I run an internet business so daily internet access whilst travelling is vital. There are numerous ways to find internet access:

  1. Wifi on campsites – sometimes free (we like free!). Some camp sites charge an extra fee for wifi on a daily or weekly basis. And some are free. Because wifi access is crucial (and I’m tight!) we are unlikely to stay on a site which charges for wifi. For me internet access is as crucial as water (OK, water is more important but hopefully you get what I mean!) and in 2015 with internet access being so cheap and the equipment to run it getting cheaper all the time this kind of service should must be included in the cost.
  2. Wifi in café’s – very commons these days. Many many cafe’s, bars, pubs, shops, fast food restaurants all have wifi access. I can regularly be found making a McDonalds hot chocolate last all day to use the wifi!
  3. Municipal/town centre wifi – available in lots of towns but can be poor signal or slow (not many UK towns have them but many French/Spanish towns have them) Often a long range wifi antenna is needed for these to work well – more on that later.
  4. Shared wifi systems such as FON – more on that later.
  5. Mobile data access via mobile phone sims. If travelling in the UK then its easy to use my normal mobile sim to create a wifi hot spot and connect my laptop to that. Outside the UK, its a bit more complex. There have been efforts by the EU to reduce roaming call and data charges. We have seen these costs drop considerably over the past few years. Recently the EU have tried to scrap all roaming charges but this has so far not been successful. The mobile network THREE appear to be leading the way with their “At Home” service where your UK calls and data allowance can be used in certain countries. They don’t allow long term travellers this facility but if you are travelling for less than one month then this can be ideal. Do check their terms and conditions before you sign up. There are several different multi-country data sim providers around but coverage and costs seem to be patchy and often expensive. Buying a native sim card in the county you are staying in can be effective. We’ve never done this but read reports it can be very easy and save a lot of money. When in your chosen county visit the local phone shop and ask what’s available. Also check out some of the larger supermarkets as I know Aldi sell low cost data sim cards in some countries.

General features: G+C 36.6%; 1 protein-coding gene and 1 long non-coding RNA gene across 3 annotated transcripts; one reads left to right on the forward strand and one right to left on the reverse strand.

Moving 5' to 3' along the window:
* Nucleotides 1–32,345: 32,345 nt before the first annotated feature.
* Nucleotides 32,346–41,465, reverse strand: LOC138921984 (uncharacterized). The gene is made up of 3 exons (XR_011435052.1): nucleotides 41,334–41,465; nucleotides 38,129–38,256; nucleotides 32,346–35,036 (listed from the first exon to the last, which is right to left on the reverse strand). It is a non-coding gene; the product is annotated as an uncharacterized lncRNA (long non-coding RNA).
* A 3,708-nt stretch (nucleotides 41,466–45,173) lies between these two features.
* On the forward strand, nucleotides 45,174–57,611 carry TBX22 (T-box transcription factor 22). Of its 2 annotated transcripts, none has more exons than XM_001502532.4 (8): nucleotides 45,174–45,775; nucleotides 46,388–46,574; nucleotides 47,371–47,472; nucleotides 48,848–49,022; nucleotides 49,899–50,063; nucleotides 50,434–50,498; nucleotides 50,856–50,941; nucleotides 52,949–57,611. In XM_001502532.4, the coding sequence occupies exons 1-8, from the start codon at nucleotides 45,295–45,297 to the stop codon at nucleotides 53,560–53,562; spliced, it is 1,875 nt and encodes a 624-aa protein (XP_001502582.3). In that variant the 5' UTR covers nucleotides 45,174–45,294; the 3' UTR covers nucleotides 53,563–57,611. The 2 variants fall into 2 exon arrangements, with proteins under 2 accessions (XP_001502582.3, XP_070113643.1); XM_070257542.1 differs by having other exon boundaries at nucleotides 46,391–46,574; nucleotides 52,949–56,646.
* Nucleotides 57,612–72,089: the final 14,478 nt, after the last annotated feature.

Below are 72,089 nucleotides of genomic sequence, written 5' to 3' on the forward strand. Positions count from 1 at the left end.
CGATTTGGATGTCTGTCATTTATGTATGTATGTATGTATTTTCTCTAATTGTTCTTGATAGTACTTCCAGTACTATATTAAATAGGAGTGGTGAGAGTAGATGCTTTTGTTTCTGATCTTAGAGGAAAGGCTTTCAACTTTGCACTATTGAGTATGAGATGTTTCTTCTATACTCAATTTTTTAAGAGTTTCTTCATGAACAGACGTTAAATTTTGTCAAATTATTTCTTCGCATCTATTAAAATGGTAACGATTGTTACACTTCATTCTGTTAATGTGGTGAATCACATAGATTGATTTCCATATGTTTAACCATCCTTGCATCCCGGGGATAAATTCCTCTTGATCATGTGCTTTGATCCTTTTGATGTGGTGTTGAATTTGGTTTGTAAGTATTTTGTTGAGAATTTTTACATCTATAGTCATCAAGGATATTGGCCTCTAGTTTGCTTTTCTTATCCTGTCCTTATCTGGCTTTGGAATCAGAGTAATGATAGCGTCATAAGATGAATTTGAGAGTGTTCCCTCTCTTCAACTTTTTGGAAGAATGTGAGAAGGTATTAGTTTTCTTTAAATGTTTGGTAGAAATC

6. Satellite internet access. Expensive. Expensive. Expensive. Equipment from £2500 and then a monthly subscription from £20. But the best method to pretty much guarantee you access.

Important: This post is a work in progress so will be updated with new info as and when available.

Finding the best wifi signal

If you are on the fringe of a wifi signal then the signal can be slow and unreliable. Also if the signal is strong but with other wifi signals on the same channel (frequency) this can also cause problems.

To find the best signal I use some software called Inssider. This software will show you all the wifi signals available as well as strength, channel numbers, encryption, etc. The latest version 4 of the software is no longer free but the older version 3 still works well. Here’s a link to the older inSSIDer version 3 software for Windows.